Munich: If Hamburgers are drawn to the Baltic Sea beach, they can first follow the signs to Berlin.
The Autobahn 24 not only leads to the capital, but also forms the first stage for a particularly scenic route to Lübeck and from there on to the sea.
After about 40 kilometres of driving through eastern SchleswigHolstein, it’s time to switch from the modern-day expressway to the old salt road, especially behind the wheel of the MINI Cooper S 5-door, which can show off its brand-typical agility much better on winding country roads.
The historic trade route north is therefore the ideal terrain for driving pleasure on the way to the coast. The cockpit display and central instrument light up in “Sport” colour mode, the newly designed sports leather steering wheel fits perfectly in the hand, and the four-cylinder turbo engine with 131 kW/178 hp responds spontaneously to every movement of the accelerator.
So it’s a brisk drive past green meadows and lush fields through the sparsely populated countryside to Mölln, a small town in the district of Herzogtum Lauenburg, surrounded by lakes and known as the home of Till Eulenspiegel.
The literary figure goes back to a roving prankster who allegedly teased his fellow men with all kinds of pranks in the 14th century.
The second stop on the tour is also surrounded by lakes. Ratzeburg is also known as the island city. A few hundred steps, in any direction, are all it takes for visitors to reach the water’s edge. The Ratzeburg Cathedral is well worth seeing and is one of northern Germany’s oldest Romanesque brick buildings. Right next door, in a baroque manor house, the dukes of Mecklenburg once resided.
The route continues along the lakeshore towards Lübeck. On the drive through Grönauer Heide, you can also enjoy the benefits of the new adaptive suspension in the MINI Cooper S 5-door. Frequency-selective damping now ensures an optimised balance between sportiness and ride comfort.
The go-kart feeling typical of the brand can be felt in every bend. After a good 20 kilometres, the Hanseatic city of Lübeck is reached. The first thing you see is the Holsten Gate. The city’s landmark is quite crooked. But it’s still worth going in, because it will probably remain crooked for another 700 years. When visiting the “Queen of the Hanseatic League”, as Lübeck is also called, the question automatically arises: what to see first? The old town with its narrow alleys? The corridors with the small outbuildings behind the merchants’ houses? The magnificent churches? Lübeck is part of the Unesco World Cultural Heritage and has a lot to offer.
The ideal starting point for exploring the two-square-kilometre old town island is the market at the town hall. The people of Lübeck spent 300 years building it, ultimately combining several stylistic epochs from the Gothic to the Renaissance. Right next door is St.Mary’s Cathedral with its almost 40-metre-high vault, which is still a small miracle for structural engineers. After so much high culture, the sugar level can plummet.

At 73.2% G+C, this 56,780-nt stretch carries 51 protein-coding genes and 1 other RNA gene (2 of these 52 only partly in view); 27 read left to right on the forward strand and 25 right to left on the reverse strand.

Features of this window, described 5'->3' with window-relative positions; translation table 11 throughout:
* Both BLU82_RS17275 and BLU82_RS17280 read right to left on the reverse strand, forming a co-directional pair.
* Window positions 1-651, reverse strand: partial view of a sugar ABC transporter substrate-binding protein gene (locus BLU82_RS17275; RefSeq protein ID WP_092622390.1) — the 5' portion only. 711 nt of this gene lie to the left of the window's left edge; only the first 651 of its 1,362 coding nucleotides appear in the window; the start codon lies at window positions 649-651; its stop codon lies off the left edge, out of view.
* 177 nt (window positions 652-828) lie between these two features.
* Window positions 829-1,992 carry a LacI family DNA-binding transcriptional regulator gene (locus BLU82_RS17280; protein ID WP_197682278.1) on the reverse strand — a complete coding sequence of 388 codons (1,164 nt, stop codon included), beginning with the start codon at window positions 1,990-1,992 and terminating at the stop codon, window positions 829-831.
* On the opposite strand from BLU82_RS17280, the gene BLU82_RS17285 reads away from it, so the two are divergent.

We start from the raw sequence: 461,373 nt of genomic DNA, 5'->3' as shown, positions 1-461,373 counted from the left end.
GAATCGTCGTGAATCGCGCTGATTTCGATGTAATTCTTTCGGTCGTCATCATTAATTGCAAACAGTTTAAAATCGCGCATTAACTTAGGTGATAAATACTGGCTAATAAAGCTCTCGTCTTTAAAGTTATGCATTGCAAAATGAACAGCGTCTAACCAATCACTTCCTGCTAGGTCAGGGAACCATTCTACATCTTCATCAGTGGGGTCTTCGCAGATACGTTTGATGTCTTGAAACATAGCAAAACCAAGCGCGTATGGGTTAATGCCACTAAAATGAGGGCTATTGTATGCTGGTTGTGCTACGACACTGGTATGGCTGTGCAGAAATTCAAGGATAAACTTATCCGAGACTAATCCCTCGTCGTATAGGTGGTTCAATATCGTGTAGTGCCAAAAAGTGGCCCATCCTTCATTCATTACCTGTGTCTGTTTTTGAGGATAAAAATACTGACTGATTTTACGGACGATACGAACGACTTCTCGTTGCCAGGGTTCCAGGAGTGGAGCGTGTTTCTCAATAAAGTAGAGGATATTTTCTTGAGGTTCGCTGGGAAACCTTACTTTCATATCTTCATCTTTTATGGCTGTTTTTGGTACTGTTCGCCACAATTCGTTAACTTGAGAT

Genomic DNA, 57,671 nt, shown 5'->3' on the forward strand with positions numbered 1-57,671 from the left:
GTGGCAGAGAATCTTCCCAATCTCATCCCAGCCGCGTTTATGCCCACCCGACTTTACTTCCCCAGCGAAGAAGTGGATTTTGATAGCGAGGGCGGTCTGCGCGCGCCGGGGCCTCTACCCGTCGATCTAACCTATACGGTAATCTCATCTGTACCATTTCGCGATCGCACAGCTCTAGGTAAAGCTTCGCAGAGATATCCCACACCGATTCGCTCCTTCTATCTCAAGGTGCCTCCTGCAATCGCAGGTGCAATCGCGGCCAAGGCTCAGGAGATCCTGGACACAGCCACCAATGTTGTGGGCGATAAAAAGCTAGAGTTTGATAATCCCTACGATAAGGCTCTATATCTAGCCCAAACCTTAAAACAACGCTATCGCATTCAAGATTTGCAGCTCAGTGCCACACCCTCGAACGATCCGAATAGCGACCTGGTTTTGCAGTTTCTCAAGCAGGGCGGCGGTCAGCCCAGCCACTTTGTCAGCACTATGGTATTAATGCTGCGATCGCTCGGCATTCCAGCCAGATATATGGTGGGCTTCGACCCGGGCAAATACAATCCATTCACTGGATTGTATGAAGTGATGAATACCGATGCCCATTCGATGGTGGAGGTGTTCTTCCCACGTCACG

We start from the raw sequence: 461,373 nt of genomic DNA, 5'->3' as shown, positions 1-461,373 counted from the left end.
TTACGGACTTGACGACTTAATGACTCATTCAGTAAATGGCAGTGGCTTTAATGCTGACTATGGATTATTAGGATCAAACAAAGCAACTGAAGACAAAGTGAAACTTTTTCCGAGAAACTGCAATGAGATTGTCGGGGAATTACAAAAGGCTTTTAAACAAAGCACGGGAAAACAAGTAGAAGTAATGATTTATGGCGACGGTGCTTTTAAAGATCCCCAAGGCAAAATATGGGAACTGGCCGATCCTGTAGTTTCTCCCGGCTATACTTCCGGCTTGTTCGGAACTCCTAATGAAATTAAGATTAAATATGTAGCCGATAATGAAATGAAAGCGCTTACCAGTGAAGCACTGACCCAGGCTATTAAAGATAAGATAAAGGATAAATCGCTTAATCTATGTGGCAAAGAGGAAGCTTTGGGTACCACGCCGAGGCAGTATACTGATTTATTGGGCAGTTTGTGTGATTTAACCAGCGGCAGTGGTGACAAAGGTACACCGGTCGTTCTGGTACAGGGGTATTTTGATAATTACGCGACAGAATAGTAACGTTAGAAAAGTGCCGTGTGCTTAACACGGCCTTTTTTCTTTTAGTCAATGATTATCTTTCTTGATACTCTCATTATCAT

A visit to the marzipan shop Niederegger, a specialist in this sweet delicacy, will help. Here you can discover marzipan in every conceivable variation. imaginable. As a strong bar, as a confection and also as ice cream.
And let’s not forget the nut and cream cake with a marzipan topping, for which gourmets will travel many a long way. If you have already decided on a large number of souvenirs: There’s plenty of room in the luggage compartment of the MINI Cooper S 5-door. It holds 278 litres when all five seats are in use, and can otherwise be expanded to up to 941 litres.
Literary pleasure is just a few steps away. “My childhood was cherished and happy. I grew up with four brothers and sisters in an elegant townhouse that my father had built for himself and his family, and enjoyed a second home in the old family house from the 18th century, with the motto ‘Dominus providebit’ on the rococo gable, which my paternal grandmother lived in alone and which today, as the ‘Buddenbrook House’, is an object of curiosity for foreigners.”
This is how Thomas Mann describes his grandparents’ house, the literary model for the novel Buddenbrooks, published in 1901.
Much of the story takes place in a “house in Mengstraße”, which bears great similarities to the house at Mengstraße 4 in Lübeck. Thomas Mann based his novel on historical reality, but transformed it into poetry.
After a chequered history, the Buddenbrookhaus now houses the Heinrich and Thomas Mann Centre, a memorial and research centre in honour of the two writer brothers.
Lübeck is also home to the traces of a second Nobel Prize winner in literature. Günter Grass lived near the city from 1986 until his death in 2015 and maintained his office, secretariat and archive in Lübeck’s Glockengießerstraße.
The Günter Grass House is dedicated to the literary, pictorial and sculptural work of the writer. And finally, another Nobel Prize winner is a son of the city of Lübeck. The Willy Brandt House is a museum and memorial to the Lübeck-born SPD politician, German Chancellor and Nobel Peace Prize winner.
The last stop on the tour is the Lübeck district of Travemünde. Just 20 kilometres from the gates of the Hanseatic city lies the seaside resort, whose history goes back to 1800 and which had its heyday during the Belle Epoque.
New splendour and lively life are developing on the Priwall peninsula. The tip of the peninsula belongs partly to Travemünde and partly to Mecklenburg-Western Pomerania.
For a few years now, the area has been completely turned inside out. A new holiday area is being built directly on the Trave River, where the four-masted barque “Passat” is moored.